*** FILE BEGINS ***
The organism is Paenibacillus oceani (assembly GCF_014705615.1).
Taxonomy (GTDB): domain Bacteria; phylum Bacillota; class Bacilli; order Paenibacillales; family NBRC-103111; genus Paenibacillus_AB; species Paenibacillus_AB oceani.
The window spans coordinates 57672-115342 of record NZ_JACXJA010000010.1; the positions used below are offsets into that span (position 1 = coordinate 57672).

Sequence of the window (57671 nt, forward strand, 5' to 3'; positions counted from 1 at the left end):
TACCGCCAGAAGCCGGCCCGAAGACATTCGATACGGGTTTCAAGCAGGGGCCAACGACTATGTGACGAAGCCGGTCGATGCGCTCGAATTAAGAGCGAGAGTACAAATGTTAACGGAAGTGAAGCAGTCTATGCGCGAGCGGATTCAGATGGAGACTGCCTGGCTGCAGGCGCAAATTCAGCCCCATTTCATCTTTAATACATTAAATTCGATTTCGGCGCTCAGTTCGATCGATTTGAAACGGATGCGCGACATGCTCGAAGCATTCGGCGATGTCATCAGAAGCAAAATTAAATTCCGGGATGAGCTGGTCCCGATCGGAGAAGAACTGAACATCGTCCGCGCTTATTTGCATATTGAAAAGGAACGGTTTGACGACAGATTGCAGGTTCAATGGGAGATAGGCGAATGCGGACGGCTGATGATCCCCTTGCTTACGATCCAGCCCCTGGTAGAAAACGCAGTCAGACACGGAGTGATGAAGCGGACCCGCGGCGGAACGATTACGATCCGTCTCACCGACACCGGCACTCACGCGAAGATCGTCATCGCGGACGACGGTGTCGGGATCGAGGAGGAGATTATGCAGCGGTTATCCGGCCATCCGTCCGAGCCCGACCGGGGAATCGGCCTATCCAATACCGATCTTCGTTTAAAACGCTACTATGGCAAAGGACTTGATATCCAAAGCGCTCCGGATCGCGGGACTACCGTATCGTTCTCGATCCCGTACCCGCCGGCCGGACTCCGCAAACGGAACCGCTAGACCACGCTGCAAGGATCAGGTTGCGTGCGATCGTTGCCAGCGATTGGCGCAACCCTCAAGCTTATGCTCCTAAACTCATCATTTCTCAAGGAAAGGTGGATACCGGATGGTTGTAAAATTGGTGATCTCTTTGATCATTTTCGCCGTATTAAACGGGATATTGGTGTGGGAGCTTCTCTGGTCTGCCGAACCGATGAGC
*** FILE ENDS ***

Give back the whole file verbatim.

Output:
The organism is Paenibacillus oceani (assembly GCF_014705615.1).
Taxonomy (GTDB): domain Bacteria; phylum Bacillota; class Bacilli; order Paenibacillales; family NBRC-103111; genus Paenibacillus_AB; species Paenibacillus_AB oceani.
The window spans coordinates 57672-115342 of record NZ_JACXJA010000010.1; the positions used below are offsets into that span (position 1 = coordinate 57672).

Sequence of the window (57671 nt, forward strand, 5' to 3'; positions counted from 1 at the left end):
TACCGCCAGAAGCCGGCCCGAAGACATTCGATACGGGTTTCAAGCAGGGGCCAACGACTATGTGACGAAGCCGGTCGATGCGCTCGAATTAAGAGCGAGAGTACAAATGTTAACGGAAGTGAAGCAGTCTATGCGCGAGCGGATTCAGATGGAGACTGCCTGGCTGCAGGCGCAAATTCAGCCCCATTTCATCTTTAATACATTAAATTCGATTTCGGCGCTCAGTTCGATCGATTTGAAACGGATGCGCGACATGCTCGAAGCATTCGGCGATGTCATCAGAAGCAAAATTAAATTCCGGGATGAGCTGGTCCCGATCGGAGAAGAACTGAACATCGTCCGCGCTTATTTGCATATTGAAAAGGAACGGTTTGACGACAGATTGCAGGTTCAATGGGAGATAGGCGAATGCGGACGGCTGATGATCCCCTTGCTTACGATCCAGCCCCTGGTAGAAAACGCAGTCAGACACGGAGTGATGAAGCGGACCCGCGGCGGAACGATTACGATCCGTCTCACCGACACCGGCACTCACGCGAAGATCGTCATCGCGGACGACGGTGTCGGGATCGAGGAGGAGATTATGCAGCGGTTATCCGGCCATCCGTCCGAGCCCGACCGGGGAATCGGCCTATCCAATACCGATCTTCGTTTAAAACGCTACTATGGCAAAGGACTTGATATCCAAAGCGCTCCGGATCGCGGGACTACCGTATCGTTCTCGATCCCGTACCCGCCGGCCGGACTCCGCAAACGGAACCGCTAGACCACGCTGCAAGGATCAGGTTGCGTGCGATCGTTGCCAGCGATTGGCGCAACCCTCAAGCTTATGCTCCTAAACTCATCATTTCTCAAGGAAAGGTGGATACCGGATGGTTGTAAAATTGGTGATCTCTTTGATCATTTTCGCCGTATTAAACGGGATATTGGTGTGGGAGCTTCTCTGGTCTGCCGAACCGATGAGC